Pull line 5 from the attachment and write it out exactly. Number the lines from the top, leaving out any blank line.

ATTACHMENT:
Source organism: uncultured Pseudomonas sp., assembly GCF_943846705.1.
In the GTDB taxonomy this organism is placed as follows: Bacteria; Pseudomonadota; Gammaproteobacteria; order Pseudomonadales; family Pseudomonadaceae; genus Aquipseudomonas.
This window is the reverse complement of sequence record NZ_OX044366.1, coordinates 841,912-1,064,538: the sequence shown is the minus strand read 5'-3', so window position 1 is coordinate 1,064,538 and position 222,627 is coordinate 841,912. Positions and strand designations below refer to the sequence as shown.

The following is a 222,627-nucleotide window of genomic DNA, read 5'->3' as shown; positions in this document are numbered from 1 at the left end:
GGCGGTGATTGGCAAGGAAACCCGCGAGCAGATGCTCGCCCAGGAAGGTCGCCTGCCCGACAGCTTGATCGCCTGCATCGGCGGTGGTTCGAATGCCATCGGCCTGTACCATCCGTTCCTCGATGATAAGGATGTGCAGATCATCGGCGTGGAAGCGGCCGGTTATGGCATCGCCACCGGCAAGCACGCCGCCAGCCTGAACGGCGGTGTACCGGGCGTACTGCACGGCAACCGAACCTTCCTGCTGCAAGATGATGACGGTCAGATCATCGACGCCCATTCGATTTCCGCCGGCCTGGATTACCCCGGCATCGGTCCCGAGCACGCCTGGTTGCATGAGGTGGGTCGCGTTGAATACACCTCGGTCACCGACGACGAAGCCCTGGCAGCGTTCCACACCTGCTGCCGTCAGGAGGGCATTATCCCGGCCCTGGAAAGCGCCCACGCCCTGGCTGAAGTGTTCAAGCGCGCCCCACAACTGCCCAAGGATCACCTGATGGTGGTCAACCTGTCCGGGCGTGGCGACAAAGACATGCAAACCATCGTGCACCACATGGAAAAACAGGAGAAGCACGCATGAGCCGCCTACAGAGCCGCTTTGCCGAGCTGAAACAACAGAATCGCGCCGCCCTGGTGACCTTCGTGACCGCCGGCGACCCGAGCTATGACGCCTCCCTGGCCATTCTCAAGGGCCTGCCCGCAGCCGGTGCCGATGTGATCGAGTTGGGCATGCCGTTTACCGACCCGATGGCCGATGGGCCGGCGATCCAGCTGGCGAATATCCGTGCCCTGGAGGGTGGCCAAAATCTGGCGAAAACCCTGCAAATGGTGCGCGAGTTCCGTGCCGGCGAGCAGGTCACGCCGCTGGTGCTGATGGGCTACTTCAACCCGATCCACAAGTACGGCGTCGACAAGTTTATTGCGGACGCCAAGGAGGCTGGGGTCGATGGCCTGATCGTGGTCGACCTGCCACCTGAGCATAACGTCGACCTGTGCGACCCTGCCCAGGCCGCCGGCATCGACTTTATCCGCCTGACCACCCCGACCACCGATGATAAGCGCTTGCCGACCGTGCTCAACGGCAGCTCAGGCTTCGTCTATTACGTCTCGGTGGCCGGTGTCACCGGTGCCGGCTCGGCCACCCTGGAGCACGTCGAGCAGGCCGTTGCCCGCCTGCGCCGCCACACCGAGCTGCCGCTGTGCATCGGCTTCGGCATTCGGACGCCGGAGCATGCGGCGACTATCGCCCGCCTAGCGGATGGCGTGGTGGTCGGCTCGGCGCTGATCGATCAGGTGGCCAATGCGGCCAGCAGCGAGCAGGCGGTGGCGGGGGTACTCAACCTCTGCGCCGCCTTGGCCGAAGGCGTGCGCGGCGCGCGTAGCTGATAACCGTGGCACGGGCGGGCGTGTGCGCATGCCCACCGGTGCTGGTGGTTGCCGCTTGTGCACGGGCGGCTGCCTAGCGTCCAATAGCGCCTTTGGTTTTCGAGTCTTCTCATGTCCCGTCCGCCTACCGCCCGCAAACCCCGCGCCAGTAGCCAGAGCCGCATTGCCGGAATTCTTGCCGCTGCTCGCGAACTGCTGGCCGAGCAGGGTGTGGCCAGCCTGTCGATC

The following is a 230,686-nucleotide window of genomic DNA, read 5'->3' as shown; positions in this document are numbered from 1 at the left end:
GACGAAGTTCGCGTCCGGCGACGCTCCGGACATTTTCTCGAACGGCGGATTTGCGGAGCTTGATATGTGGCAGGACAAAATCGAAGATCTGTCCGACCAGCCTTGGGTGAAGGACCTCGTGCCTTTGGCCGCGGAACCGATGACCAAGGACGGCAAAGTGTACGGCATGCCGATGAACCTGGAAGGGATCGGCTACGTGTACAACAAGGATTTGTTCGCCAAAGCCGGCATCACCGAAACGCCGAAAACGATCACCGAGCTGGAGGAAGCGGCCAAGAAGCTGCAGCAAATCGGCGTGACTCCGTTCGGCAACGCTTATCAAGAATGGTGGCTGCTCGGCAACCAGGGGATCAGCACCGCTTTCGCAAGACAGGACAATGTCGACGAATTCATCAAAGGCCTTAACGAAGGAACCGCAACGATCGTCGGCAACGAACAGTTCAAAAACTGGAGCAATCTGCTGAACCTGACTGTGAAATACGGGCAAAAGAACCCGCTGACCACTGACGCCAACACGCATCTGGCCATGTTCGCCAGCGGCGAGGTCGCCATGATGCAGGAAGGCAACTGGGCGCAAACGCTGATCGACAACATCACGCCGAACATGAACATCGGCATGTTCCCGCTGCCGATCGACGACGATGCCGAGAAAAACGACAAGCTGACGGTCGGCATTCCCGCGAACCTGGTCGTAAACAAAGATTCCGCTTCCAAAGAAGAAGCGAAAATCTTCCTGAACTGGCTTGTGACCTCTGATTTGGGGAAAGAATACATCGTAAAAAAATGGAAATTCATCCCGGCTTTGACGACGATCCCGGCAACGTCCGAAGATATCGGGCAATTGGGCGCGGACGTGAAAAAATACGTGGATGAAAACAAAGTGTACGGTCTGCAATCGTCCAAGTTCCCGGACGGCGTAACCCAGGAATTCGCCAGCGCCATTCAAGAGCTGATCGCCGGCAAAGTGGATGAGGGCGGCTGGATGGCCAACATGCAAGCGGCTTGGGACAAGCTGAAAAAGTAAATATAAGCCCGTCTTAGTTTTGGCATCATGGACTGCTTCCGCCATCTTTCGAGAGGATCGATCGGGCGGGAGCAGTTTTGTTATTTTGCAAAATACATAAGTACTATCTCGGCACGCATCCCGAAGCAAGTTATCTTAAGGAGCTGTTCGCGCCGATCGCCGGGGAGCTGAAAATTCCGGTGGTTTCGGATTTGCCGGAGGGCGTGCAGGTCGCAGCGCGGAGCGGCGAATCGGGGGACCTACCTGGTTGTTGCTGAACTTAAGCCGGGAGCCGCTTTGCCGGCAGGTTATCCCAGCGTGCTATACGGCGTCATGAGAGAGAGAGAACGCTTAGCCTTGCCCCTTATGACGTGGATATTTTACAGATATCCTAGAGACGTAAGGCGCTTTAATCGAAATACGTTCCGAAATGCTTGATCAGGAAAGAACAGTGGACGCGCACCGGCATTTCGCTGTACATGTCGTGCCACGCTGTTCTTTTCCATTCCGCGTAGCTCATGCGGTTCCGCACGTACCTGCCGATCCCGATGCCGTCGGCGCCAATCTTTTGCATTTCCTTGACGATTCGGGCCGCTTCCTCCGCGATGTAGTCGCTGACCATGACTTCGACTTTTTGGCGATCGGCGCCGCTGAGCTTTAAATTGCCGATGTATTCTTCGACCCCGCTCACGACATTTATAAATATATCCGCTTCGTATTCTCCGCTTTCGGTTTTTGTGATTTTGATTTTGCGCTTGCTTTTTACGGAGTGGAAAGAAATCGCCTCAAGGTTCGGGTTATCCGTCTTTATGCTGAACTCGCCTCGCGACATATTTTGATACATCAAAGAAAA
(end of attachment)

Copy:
GGCGGTGATTGGCAAGGAAACCCGCGAGCAGATGCTCGCCCAGGAAGGTCGCCTGCCCGACAGCTTGATCGCCTGCATCGGCGGTGGTTCGAATGCCATCGGCCTGTACCATCCGTTCCTCGATGATAAGGATGTGCAGATCATCGGCGTGGAAGCGGCCGGTTATGGCATCGCCACCGGCAAGCACGCCGCCAGCCTGAACGGCGGTGTACCGGGCGTACTGCACGGCAACCGAACCTTCCTGCTGCAAGATGATGACGGTCAGATCATCGACGCCCATTCGATTTCCGCCGGCCTGGATTACCCCGGCATCGGTCCCGAGCACGCCTGGTTGCATGAGGTGGGTCGCGTTGAATACACCTCGGTCACCGACGACGAAGCCCTGGCAGCGTTCCACACCTGCTGCCGTCAGGAGGGCATTATCCCGGCCCTGGAAAGCGCCCACGCCCTGGCTGAAGTGTTCAAGCGCGCCCCACAACTGCCCAAGGATCACCTGATGGTGGTCAACCTGTCCGGGCGTGGCGACAAAGACATGCAAACCATCGTGCACCACATGGAAAAACAGGAGAAGCACGCATGAGCCGCCTACAGAGCCGCTTTGCCGAGCTGAAACAACAGAATCGCGCCGCCCTGGTGACCTTCGTGACCGCCGGCGACCCGAGCTATGACGCCTCCCTGGCCATTCTCAAGGGCCTGCCCGCAGCCGGTGCCGATGTGATCGAGTTGGGCATGCCGTTTACCGACCCGATGGCCGATGGGCCGGCGATCCAGCTGGCGAATATCCGTGCCCTGGAGGGTGGCCAAAATCTGGCGAAAACCCTGCAAATGGTGCGCGAGTTCCGTGCCGGCGAGCAGGTCACGCCGCTGGTGCTGATGGGCTACTTCAACCCGATCCACAAGTACGGCGTCGACAAGTTTATTGCGGACGCCAAGGAGGCTGGGGTCGATGGCCTGATCGTGGTCGACCTGCCACCTGAGCATAACGTCGACCTGTGCGACCCTGCCCAGGCCGCCGGCATCGACTTTATCCGCCTGACCACCCCGACCACCGATGATAAGCGCTTGCCGACCGTGCTCAACGGCAGCTCAGGCTTCGTCTATTACGTCTCGGTGGCCGGTGTCACCGGTGCCGGCTCGGCCACCCTGGAGCACGTCGAGCAGGCCGTTGCCCGCCTGCGCCGCCACACCGAGCTGCCGCTGTGCATCGGCTTCGGCATTCGGACGCCGGAGCATGCGGCGACTATCGCCCGCCTAGCGGATGGCGTGGTGGTCGGCTCGGCGCTGATCGATCAGGTGGCCAATGCGGCCAGCAGCGAGCAGGCGGTGGCGGGGGTACTCAACCTCTGCGCCGCCTTGGCCGAAGGCGTGCGCGGCGCGCGTAGCTGATAACCGTGGCACGGGCGGGCGTGTGCGCATGCCCACCGGTGCTGGTGGTTGCCGCTTGTGCACGGGCGGCTGCCTAGCGTCCAATAGCGCCTTTGGTTTTCGAGTCTTCTCATGTCCCGTCCGCCTACCGCCCGCAAACCCCGCGCCAGTAGCCAGAGCCGCATTGCCGGAATTCTTGCCGCTGCTCGCGAACTGCTGGCCGAGCAGGGTGTGGCCAGCCTGTCGATC